UPDATE: Since this story was first published, Michael Vilkin went on trial for the fatal shooting of John Upton. A jury found Vilkin guilty of first-degree murder and assault with a deadly weapon. Vilkin will return to court in August for sentencing. He faces 50 years to life in prison.
In the tale of two neighbors from the wealthy community of Encinitas in San Diego, Calif., with a tumultuous relationship that ended with one's death, their friends and loved ones continue struggling to make sense of the tragedy.
John Upton, 56, was a well-known do-gooder and filmmaker who devoted his life to helping children and the elderly.
"I really knew from a very, very young age that you really can make a difference because I saw my dad do it," Elizabeth Upton, John Upton's daughter, told ABC News' "20/20."
The other neighbor, Michael Vilkin, 61, was an intellectual inventor who emigrated from the former Soviet state of Georgia for the American dream.
"You come home tired and exhausted from work," Vilkin's wife, Tamara Vilkin, told "20/20," "And there's a man, who ... could really lift your mood."
On March 28, 2013, San Diego County sheriff's deputies responded to Vilkin's 911 phone call saying he killed his neighbor. Upon arriving to Vilkin's property, they found Upton lying on the ground, and he was later declared dead at the scene.
Vilkin was charged with premeditated murder and assault with a deadly weapon. He faces 25 years to life in prison if convicted, although he's confident that won't be the case.
"That cannot happen, because I did not assault him. He assaulted me," Vilkin said in a jailhouse interview with ABC News affiliate KGTV. "So how come that I will be found guilty? That is not possible."
According to other neighbors and Vilkin's wife, a narrow strip of land in front of Upton's front door on Vilkin's property, which Vilkin bought for his wife Tamara as a gift, was a point of contention between Upton and Vilkin.
"That guy John was obsessed about privacy, and he did not want me to cut the bushes or trees there for more than a year," Vilkin said.
Tamara Vilkin explained her husband's work on their land.
"In order to do this survey, he needed to cut some bushes," she said, "so he called the police to make sure that everything will go smoothly."
Upton's girlfriend, Evelyn Zeller, told "20/20" that Upton never complained about his neighbor.
"He used to say many times, 'Wow, I admire his work ethic,'" she said.
Zeller said she and Upton were peaceful, and loved Buddhas, serenity and inspiration.
Upton not only inspired his children and girlfriend, but also many others through his personal mission of rescuing Romanian orphans. ABC News' "20/20" even featured Upton's mission in an episode during the 1990s.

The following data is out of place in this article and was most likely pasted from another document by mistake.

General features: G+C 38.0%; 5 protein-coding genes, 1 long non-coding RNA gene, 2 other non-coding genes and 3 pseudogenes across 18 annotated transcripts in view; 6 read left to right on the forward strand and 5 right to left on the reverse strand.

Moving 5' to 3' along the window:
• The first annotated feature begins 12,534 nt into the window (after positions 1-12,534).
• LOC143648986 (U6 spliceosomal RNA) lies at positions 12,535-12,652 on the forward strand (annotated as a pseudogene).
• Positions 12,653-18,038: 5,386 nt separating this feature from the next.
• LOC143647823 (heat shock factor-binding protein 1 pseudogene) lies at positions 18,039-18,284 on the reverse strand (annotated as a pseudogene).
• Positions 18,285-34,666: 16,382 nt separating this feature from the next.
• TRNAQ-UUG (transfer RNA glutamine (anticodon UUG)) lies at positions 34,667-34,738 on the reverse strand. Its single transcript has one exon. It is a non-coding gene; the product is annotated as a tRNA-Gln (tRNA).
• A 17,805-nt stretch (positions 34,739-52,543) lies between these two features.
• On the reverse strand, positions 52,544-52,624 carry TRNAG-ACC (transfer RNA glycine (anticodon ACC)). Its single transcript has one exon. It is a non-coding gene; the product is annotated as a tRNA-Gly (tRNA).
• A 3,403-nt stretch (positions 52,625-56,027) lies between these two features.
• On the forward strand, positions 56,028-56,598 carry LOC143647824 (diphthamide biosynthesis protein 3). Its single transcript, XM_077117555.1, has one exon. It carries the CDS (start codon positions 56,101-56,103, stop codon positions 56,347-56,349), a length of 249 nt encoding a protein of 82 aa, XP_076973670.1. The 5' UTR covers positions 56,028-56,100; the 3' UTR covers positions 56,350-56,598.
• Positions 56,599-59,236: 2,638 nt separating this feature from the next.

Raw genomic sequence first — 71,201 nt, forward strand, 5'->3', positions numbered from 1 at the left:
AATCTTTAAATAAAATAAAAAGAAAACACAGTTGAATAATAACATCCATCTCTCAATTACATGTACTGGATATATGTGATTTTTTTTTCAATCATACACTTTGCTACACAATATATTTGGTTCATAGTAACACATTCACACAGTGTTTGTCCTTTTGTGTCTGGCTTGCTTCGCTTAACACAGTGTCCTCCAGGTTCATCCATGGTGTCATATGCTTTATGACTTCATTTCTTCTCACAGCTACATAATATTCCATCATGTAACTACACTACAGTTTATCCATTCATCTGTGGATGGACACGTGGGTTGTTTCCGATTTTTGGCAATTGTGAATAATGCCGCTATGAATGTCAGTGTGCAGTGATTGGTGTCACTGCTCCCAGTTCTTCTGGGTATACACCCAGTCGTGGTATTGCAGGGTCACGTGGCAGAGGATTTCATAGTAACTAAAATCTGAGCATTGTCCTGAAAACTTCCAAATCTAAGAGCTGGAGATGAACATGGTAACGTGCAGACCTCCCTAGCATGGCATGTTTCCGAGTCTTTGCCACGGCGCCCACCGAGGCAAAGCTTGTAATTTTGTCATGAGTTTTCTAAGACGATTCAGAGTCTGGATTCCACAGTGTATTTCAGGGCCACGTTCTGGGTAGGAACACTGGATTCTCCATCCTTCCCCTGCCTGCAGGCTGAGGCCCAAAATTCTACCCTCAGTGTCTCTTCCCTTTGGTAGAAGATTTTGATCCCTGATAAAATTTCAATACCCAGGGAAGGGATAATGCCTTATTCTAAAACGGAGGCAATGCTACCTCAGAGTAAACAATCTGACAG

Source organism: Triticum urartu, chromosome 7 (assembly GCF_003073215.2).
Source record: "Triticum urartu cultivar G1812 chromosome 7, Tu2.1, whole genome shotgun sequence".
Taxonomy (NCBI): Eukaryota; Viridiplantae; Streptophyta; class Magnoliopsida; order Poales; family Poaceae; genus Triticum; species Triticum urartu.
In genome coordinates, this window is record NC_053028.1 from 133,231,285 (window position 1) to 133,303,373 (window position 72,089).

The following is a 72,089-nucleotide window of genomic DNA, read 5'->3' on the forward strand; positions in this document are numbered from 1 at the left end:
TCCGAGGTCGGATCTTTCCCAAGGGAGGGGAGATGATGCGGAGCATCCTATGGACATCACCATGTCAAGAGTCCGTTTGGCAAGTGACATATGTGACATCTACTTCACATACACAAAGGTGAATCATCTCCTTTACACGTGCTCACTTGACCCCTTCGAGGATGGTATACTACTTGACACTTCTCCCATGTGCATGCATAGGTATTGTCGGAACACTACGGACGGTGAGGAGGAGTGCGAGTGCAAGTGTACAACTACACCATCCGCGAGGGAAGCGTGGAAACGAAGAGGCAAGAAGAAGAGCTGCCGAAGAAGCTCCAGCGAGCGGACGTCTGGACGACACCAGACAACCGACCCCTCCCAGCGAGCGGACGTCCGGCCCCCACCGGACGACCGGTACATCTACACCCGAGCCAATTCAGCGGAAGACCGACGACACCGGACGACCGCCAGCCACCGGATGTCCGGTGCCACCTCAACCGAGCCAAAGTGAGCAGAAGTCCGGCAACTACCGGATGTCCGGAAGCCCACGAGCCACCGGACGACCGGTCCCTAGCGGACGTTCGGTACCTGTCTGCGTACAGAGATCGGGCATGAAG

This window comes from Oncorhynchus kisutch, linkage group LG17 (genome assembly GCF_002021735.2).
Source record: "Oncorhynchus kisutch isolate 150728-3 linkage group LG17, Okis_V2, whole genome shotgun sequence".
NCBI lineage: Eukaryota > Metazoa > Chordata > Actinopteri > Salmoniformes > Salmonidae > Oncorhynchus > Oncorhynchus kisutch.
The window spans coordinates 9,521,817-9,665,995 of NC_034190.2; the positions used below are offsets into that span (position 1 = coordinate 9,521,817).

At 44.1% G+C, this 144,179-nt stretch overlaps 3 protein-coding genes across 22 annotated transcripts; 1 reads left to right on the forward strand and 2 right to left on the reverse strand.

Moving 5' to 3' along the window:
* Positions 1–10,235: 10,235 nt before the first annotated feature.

However, other neighbors told "20/20" off camera that Upton would taunt Vilkin from his balcony regularly to the point that it changed Vilkin.
"He just said that: He wanted to have a gun," Tamara Vilkin recalled of Vilkin's decision to buy a .44 magnum before Vilkin and Upton's final confrontation.
In Zeller's version of events, Upton went over to Vilkin's property to declare a truce. She said the couple was preparing to move away the very next day.
"We had found our dream home," Zeller said. "'We're outta here,' that's what he went out to say."
Outside, Vilkin admitted he was hiding behind a bush with a gun lodged in his waistband. As Upton approached, he met his fate.
"I called for John," Zeller said. "I did not get a response ... so I look up the path and I see John lying on the path."
Zeller said she heard Vilkin say, "Don't get any [expletive] closer," and alleged that he then pointed the gun at her.
Vilkin said Upton threatened him first, with a gun.
"He walked to me, accusing, f-word, f-word, f-word, and pulled the gun," Vilkin told KGTV from jail. "I pulled out my gun, and I was ready for it, and I shot him. It was self-defense."
According to investigators, Upton may have pulled out a cell phone, but there was no other gun found at the scene.
Next year, it will be a jury's job to decide whether Vilkin is an obsessed landowner who snapped and deliberately killed his own neighbor or if he was a terrorized intellectual, driven to defend himself against repeated verbal threats.
Meanwhile, Upton and Vilkin's families are both still feeling the effects of what transpired between the two neighbors.
"Who is this guy," Upton's daughter, Elizabeth Upton, asked, "this man who murdered my father in cold blood? For what?"
Upton's wide-reaching charity work inspired his children to follow in their father's footsteps. Both Johnny and Elizabeth Upton have traveled extensively to help orphans abroad.
Elizabeth Upton makes documentaries for a non-profit group her father started called Media4aCause, which provides short documentaries and brand training to worthy causes and charities for free, and Johnny Upton works in Uganda. Both said their work is a way to feel closer to their father.
Tamara Vilkin wishes he never bought the land for her "because it brought nothing but pain to us."
Tune in to see the full story on ABC News' "20/20" on Friday, Sept. 20, 2013, at 10 p.m. ET.